Judge Brett Cullum's question of the day: How can anyone come out with a Twisted Terror Collection and not include Manos: The Hands of Fate?
Doctor Evan Rendell: If you think that's bad wait until you get my bill.
What is it about the horror genre that makes even the B-movie entries sort of fun to watch? Warner Brothers must know true-blue horror fans will sit through just about anything, and we can't resist the chance to get six titles in a box set which all feature either a favorite director or star dabbling in chills and thrills. Twisted Terror Collection gathers together Deadly Friend, Dr. Giggles, Eyes of a Stranger, From Beyond the Grave, The Hand, and Someone's Watching Me for your viewing pleasure. So will horror fans feel tricked or treated by this group of not-exactly classic, but enjoyable, terror?
Facts of the Case
Twisted Terror Collection features six movies:
• Deadly Friend is simply a story about the robotic ghoul next door, or I Was a Teenage Frankenstein, updated for the '80s by director Wes Craven of A Nightmare on Elm Street fame. A super-nerdy brainiac (Matthew Laborteaux, Little House on the Prairie) makes an artificial intelligence robot named BB, and falls for his abused hottie neighbor (Kristy Swanson, Buffy the Vampire Slayer). Tragedy strikes, and both the robot and the girl have near-fatal accidents on Halloween. The nerd swings in to action and fuses their brains together. Unfortunately this radical medical procedure turns his girlfriend into a death-crazed zombie with scary strength. Deadly bloody mayhem ensues.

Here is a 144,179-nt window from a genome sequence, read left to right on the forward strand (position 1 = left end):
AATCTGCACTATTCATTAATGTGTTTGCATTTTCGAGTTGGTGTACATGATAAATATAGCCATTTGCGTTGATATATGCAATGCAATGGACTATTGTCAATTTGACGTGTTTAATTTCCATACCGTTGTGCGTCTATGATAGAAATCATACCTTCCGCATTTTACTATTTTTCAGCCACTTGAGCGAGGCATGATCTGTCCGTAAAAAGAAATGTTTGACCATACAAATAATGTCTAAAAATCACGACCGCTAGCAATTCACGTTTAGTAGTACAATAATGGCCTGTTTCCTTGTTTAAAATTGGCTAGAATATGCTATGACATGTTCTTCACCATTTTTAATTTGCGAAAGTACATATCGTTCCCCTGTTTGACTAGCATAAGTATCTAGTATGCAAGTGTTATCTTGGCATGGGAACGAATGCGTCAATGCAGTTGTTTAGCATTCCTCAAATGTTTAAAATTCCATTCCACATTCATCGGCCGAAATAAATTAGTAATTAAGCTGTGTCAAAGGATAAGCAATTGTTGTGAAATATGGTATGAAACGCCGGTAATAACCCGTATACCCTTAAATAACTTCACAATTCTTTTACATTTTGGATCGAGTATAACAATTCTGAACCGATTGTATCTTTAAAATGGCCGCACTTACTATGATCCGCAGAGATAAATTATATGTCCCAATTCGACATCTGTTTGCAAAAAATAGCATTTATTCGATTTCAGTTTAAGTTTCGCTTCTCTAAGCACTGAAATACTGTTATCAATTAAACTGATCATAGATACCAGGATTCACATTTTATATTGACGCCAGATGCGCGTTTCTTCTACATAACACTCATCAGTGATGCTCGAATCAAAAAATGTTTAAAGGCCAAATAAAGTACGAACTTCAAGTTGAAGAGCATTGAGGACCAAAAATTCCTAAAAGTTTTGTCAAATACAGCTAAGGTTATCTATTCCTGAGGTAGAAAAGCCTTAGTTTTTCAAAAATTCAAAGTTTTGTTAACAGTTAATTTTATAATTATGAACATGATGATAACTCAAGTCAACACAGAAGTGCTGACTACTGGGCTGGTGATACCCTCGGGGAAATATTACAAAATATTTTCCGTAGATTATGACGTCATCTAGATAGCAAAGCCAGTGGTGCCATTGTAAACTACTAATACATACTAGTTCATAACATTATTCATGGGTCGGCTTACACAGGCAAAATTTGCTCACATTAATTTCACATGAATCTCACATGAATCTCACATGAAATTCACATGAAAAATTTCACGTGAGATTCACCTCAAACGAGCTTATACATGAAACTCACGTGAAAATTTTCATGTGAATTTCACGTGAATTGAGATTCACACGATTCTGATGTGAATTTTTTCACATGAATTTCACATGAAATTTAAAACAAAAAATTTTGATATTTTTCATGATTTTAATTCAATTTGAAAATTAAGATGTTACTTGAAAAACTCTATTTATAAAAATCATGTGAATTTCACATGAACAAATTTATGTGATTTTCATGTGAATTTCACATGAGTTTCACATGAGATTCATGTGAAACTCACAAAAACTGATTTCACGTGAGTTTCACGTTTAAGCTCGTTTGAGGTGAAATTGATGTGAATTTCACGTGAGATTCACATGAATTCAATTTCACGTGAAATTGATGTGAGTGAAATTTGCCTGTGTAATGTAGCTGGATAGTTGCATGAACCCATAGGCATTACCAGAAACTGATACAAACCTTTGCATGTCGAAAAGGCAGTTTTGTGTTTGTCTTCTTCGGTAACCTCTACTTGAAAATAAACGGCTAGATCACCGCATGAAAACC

• Dr. Giggles is a campy take on the slasher genre featuring a maniacally deranged M.D. (Larry Drake) out to make fatal house calls. An escaped mental patient with a degree in anatomy and a dark sense of humor, he stalks a bunch of horny teens. He's nursing some serious daddy issues, rocking a nasty giggle, and working some very lame but deadly puns. Medical malpractice and bloody mayhem ensues.
• Eyes of a Stranger features a young Jennifer Jason Leigh as a blind and deaf teen being stalked by a killer. Her television reporter sister (Lauren Tewes, better known as Julie from The Love Boat) is tracking down a serial killer, and getting in way too deep. The killer comes after them. Can anyone stop the bloody mayhem from ensuing?
• From Beyond the Grave is an episodic anthology movie which revolves around an antiquities shop run by Hammer horror legend Peter Cushing. When you buy your old furniture from the man who played Grand Mof Tarkin (the highest ranking officer of the Death Star in Star Wars) are you shocked when bloody mayhem ensues?
• In The Hand Michael Caine plays a cartoonist who tragically loses his hand in a traffic accident. Luckily, he survives the incident. Unluckily, the disembodied evil appendage develops a mind of its own. His hand is out to get anyone who's ever wronged him. Oliver Stone (Alexander) directs as bloody mayhem ensues.
• Someone's Watching Me is a long-lost television project written and directed by John Carpenter of Halloween fame. Leigh Michaels (Lauren Hutton, American Gigolo) moves in to a swanky Los Angeles high rise to find a spectacular view. Unfortunately for her, someone else decides they like the view of her. But rather than let someone watch her, Leigh decides to try and trap the voyeur before he gets her. Can she stop the bloody mayhem before it ensues?
Can anyone ever stop the bloody mayhem?
The nice thing about the Twisted Terror Collection is it gathers six horror movies that aren't well known, but feature either a famous rising director or star in an ambitious unsung project. I wouldn't go so far as to call them gems, but they are nice entertaining diversions to round out your horror library. There is a chilling moment or idea found on each project, but none of them succeed entirely to be considered lost classics of the genre. Suggested pricing of the set comes out to just over six dollars for each disc, which means the whole thing is like raiding the bargain bin and coming out with six flicks of varying quality. Each film is also available separately for just about five dollars more each if you want to simply pick up one at a time, and that's a good way to go if you only want a title or two. So what's good, bad, and indifferent here?